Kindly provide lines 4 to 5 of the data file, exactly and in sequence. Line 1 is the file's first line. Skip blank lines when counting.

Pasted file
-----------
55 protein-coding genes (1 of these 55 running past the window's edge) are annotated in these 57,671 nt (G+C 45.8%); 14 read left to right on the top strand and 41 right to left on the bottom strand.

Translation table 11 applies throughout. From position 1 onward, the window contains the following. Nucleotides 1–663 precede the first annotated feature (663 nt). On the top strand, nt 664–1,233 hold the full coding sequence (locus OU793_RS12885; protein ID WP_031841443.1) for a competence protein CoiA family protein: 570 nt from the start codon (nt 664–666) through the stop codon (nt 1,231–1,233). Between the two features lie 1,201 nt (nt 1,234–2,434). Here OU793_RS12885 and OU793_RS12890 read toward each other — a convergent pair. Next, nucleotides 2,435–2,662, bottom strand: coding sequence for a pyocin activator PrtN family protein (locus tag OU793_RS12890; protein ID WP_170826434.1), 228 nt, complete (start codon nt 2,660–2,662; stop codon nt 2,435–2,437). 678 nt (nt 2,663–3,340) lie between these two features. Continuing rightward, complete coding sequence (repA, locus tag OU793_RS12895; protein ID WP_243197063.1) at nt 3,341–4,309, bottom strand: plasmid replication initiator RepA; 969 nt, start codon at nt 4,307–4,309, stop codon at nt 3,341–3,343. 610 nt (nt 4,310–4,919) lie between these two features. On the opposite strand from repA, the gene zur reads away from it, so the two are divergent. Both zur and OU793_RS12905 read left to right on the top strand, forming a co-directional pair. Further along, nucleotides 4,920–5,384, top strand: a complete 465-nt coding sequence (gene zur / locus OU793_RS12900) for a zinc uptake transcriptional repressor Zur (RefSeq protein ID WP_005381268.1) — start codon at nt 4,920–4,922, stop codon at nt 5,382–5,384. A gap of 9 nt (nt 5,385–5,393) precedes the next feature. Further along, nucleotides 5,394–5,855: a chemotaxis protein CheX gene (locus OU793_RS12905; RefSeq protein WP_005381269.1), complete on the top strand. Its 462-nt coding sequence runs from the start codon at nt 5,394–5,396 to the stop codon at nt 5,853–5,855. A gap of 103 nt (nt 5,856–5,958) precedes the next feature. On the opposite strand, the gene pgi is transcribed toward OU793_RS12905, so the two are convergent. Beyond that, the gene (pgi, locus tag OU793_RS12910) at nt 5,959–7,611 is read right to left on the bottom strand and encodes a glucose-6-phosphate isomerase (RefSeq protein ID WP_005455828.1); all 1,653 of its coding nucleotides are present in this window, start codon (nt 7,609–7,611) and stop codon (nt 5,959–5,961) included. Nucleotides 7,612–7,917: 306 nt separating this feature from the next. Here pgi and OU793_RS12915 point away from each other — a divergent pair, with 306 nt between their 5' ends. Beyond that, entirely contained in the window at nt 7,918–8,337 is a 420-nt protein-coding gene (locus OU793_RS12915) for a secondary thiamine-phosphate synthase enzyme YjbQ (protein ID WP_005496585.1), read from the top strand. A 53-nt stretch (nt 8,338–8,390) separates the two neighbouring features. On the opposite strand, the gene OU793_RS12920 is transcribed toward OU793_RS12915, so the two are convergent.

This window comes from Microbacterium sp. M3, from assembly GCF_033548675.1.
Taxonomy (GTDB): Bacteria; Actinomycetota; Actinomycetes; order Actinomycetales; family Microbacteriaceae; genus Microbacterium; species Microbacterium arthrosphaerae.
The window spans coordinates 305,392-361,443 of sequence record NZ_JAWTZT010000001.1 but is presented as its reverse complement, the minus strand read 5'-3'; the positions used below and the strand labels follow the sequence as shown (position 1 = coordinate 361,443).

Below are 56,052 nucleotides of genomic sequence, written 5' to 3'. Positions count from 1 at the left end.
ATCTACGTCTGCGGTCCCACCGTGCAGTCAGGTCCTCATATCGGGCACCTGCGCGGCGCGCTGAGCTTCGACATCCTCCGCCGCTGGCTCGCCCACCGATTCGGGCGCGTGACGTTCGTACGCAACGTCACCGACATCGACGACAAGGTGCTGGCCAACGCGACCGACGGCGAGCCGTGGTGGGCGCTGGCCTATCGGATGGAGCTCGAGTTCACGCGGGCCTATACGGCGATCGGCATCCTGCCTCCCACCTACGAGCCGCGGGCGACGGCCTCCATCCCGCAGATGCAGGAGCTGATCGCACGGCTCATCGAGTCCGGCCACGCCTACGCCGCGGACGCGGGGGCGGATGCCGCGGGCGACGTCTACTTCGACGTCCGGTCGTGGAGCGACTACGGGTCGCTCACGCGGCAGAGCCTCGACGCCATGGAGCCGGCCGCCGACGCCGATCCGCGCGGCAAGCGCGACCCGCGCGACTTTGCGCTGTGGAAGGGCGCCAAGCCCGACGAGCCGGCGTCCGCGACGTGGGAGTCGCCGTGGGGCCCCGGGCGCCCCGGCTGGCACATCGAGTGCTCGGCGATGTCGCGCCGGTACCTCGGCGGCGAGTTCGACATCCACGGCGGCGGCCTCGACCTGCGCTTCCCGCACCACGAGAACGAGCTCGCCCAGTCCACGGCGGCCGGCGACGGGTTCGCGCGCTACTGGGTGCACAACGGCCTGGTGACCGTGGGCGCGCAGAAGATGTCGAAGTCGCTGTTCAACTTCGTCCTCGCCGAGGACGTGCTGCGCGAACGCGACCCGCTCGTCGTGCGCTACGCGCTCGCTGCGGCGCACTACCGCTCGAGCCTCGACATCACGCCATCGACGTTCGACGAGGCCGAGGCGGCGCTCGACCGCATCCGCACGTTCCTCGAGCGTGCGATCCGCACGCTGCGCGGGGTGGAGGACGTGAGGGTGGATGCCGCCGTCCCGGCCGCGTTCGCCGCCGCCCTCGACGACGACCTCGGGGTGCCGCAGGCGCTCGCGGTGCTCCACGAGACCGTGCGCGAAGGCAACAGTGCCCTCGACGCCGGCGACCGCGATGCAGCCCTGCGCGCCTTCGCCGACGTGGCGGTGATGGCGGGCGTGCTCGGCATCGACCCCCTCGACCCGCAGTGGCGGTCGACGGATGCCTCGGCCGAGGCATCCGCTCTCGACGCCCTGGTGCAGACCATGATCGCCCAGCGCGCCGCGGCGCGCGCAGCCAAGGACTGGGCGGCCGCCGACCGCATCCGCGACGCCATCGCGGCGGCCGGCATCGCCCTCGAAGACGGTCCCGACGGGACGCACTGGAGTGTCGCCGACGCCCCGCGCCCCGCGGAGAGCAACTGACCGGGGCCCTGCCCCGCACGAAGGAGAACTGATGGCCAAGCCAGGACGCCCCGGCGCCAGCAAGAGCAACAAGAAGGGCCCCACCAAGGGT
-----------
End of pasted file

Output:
Taxonomy (GTDB): Bacteria; Actinomycetota; Actinomycetes; order Actinomycetales; family Microbacteriaceae; genus Microbacterium; species Microbacterium arthrosphaerae.
The window spans coordinates 305,392-361,443 of sequence record NZ_JAWTZT010000001.1 but is presented as its reverse complement, the minus strand read 5'-3'; the positions used below and the strand labels follow the sequence as shown (position 1 = coordinate 361,443).